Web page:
This week Peter invited his old maritime podcast partner, Captain John Konrad of gCaptain.com to talk about his life as a drill rig captain and the BP oil spill. Also, Wally Bock’s look at the best leadership on the independent business blogs and some podsafe music.
Last week, Tom Beer of Newsday quizzed actor Alec Baldwin on his love for Moby-Dick…and then the paper stowed the interview behind a paywall, more’s the pity. Here’s a (hopefully) fair-use excerpt:
Q: What does Moby-Dick have to say to us today? A: We still live in a world where men are led by other men. And those men, the followers, have trouble distinguishing the membrane between the leader’s passion and his neurosis. You’re onboard that ship and you know that Ahab’s your man and you want to go get this whale, and then you find out the hard way that maybe it wasn’t the best idea. Well, isn’t that [Enron’s] Jeffrey Skilling? Wasn’t it a white whale he was after?
You’ve probably heard about the Moby-Dick impersonator that tried to board a yacht in South Africa but this is not an isolated incident. Here’s a CNN video about that incident and some other animals crazy about boating.
It’s so difficult today to find good waterfront property, especially the kind that can withstand the most severe hurricances imaginable. Well, the US government has a deal for you on a fixer upper with 360° waterviews!
Once upon what seems like a very long time ago, I was the executive director of the American Sail Training Association. During my tenure we launched a spectacular annual event called the TALL SHIPS CHALLENGE, which was series of tall ships races that connected a series of maritime port festivals that attracted millions of people down to see the ships. We claimed that hosting the event could transform a city, especially one that had neglected waterfront. I can hardly think of a more dramatic transformative effect than what’s planned for Tacoma.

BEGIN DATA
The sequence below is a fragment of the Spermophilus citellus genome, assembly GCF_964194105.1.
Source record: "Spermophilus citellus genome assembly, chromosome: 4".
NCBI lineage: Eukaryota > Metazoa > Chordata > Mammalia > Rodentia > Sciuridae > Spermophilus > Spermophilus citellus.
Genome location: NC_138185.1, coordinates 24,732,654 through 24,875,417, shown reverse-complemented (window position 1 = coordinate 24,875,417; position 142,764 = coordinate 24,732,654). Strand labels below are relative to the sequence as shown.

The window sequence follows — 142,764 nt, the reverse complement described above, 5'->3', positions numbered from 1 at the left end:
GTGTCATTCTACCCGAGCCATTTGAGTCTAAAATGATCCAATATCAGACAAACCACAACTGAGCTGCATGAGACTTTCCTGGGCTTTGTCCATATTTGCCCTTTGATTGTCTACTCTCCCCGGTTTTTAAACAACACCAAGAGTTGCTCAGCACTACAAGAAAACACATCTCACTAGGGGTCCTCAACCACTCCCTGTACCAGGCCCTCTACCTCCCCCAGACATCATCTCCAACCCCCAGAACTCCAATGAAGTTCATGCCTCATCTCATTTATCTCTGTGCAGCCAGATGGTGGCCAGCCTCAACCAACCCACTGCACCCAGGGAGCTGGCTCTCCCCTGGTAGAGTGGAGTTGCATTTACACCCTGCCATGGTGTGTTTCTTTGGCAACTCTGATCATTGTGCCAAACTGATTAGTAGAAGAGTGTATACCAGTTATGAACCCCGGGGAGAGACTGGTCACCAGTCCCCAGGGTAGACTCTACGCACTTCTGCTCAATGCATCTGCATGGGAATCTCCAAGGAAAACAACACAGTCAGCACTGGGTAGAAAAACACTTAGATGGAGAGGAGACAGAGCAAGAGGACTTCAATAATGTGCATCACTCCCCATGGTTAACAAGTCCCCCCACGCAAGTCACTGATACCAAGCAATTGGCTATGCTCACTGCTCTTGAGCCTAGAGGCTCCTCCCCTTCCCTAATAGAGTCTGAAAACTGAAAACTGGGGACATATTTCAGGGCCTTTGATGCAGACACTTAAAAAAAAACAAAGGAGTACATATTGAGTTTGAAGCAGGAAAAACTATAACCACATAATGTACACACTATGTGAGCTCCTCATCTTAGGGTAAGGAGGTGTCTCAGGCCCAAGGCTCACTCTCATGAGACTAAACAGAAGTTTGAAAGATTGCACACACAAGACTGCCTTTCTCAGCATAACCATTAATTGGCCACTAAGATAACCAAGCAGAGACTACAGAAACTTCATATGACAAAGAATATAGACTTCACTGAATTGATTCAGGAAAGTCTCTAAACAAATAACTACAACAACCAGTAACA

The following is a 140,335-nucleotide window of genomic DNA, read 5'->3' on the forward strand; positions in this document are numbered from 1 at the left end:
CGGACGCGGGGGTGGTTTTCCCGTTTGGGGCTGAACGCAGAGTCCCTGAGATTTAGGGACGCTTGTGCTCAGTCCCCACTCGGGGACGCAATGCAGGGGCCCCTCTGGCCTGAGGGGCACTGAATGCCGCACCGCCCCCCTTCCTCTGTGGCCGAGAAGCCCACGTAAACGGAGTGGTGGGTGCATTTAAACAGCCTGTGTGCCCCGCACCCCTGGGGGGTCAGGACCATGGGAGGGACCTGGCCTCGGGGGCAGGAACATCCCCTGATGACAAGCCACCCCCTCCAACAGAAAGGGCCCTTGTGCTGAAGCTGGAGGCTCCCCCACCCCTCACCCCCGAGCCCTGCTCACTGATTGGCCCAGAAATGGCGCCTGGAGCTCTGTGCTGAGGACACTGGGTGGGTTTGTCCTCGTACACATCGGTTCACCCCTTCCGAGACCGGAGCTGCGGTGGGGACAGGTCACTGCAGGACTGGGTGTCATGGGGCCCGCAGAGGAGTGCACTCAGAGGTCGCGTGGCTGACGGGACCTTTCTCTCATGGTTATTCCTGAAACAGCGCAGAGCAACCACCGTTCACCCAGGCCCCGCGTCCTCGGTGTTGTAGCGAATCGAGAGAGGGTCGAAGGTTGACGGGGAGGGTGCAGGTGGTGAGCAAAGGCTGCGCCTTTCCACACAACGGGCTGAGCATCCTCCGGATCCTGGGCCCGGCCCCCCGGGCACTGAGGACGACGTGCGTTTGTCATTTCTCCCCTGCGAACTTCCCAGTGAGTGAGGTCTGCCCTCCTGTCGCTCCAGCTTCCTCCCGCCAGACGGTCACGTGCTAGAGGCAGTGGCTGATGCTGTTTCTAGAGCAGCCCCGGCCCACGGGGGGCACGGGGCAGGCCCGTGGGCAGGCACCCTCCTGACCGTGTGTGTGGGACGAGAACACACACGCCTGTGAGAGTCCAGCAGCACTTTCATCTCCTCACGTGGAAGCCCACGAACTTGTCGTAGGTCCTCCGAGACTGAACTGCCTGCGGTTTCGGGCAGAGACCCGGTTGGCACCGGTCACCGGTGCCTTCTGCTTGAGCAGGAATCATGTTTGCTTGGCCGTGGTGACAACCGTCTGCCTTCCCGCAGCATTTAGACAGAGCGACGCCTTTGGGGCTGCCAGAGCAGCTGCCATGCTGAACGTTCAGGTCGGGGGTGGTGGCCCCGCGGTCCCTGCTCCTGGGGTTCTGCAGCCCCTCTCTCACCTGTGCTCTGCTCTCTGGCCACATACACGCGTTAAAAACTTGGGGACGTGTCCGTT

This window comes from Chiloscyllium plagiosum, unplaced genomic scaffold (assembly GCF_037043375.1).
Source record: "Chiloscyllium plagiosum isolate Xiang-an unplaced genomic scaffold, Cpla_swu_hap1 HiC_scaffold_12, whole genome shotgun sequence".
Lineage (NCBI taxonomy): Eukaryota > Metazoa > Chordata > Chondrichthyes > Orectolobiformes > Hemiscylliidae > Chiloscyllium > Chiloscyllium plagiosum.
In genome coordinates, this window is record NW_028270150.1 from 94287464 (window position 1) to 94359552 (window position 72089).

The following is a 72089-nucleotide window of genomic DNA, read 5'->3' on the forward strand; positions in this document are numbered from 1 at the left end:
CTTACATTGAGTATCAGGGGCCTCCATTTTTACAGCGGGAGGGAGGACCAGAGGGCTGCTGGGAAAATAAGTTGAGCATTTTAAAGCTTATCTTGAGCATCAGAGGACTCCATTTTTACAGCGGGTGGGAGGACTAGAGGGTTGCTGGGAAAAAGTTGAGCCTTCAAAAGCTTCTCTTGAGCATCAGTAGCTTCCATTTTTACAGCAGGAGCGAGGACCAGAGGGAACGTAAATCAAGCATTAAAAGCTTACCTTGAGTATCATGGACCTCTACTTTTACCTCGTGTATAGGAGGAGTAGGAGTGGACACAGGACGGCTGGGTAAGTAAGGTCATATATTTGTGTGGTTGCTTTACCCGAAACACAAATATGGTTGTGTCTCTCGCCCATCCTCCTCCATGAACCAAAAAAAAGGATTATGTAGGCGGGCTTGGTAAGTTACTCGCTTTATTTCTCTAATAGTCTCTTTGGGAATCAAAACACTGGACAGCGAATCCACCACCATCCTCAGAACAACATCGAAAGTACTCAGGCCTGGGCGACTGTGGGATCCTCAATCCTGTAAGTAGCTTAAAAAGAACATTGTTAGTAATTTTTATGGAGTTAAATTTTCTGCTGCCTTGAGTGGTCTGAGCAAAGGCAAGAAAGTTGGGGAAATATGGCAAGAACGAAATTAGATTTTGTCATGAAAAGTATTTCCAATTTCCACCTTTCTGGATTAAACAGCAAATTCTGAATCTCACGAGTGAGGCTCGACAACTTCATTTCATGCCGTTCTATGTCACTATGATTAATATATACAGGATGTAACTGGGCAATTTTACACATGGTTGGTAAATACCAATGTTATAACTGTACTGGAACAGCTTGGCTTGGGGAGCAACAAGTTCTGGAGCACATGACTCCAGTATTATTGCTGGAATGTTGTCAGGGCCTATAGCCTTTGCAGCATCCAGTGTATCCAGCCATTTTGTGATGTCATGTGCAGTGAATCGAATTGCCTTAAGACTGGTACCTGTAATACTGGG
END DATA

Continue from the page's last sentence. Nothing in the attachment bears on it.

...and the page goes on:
American practice Olson Kundig Architects are renovating a historic dock building in the port city of Tacoma, reinforcing the existing structure and suspending boats from a newly added roof.
The Foss Waterway Seaport is also the home to the fun Working Waterfront Museum.
Of course, the TALL SHIPS CHALLENGE can’t take all of the credit for what’s currently underway on Tacoma’s waterfront but it definitely can take some. Hundreds of thousands of people came down to the see the tall ships and the vast majority of them had probably never ventured into this neighborhood before. Events like these raise awareness of the importance of protecting and preserving our maritime heritage while creating better access to the waterfront for all.
I can’t wait to go back to Tacoma and visit the Foss Waterway Seaport!
Jeremy Wood is a multidiscipline artist and map maker whose diverse work offers people and places a playground of space and time. In October 2000 he began to explore GPS satellite technology as a tool for digital mark making on water, over land, and in the air. He makes drawings and maps of his movements by recording all his daily journeys with GPS to create a personal cartography. (from the artist’s website)
One of Wood’s projects included a walk though London along the quote: “It is not down in any map; true places never are.” Herman Melville, Moby Dick.
Also from the artist’s website.
The text was written over a period of three months from January 2005. The length of the line recorded on foot for the drawing was 44.2 miles, and the total distance traveled to make the drawing was 458.6 miles. I had two bicycle punctures with reinforced puncture resistant tires, the first of which happened 20 miles into a journey looking for locations that ended in having to push the bike home for 9 miles. After closing the body of the last letter, I headed as far north as the land allowed to a small pier on which the Greenwich Meridian is marked, and finished the drawing by circling around on the footpath at the edge of the River Thames for a full stop.
Via PowerMobyDick where you can find lots of other interesting Moby-Dick digital ephemera.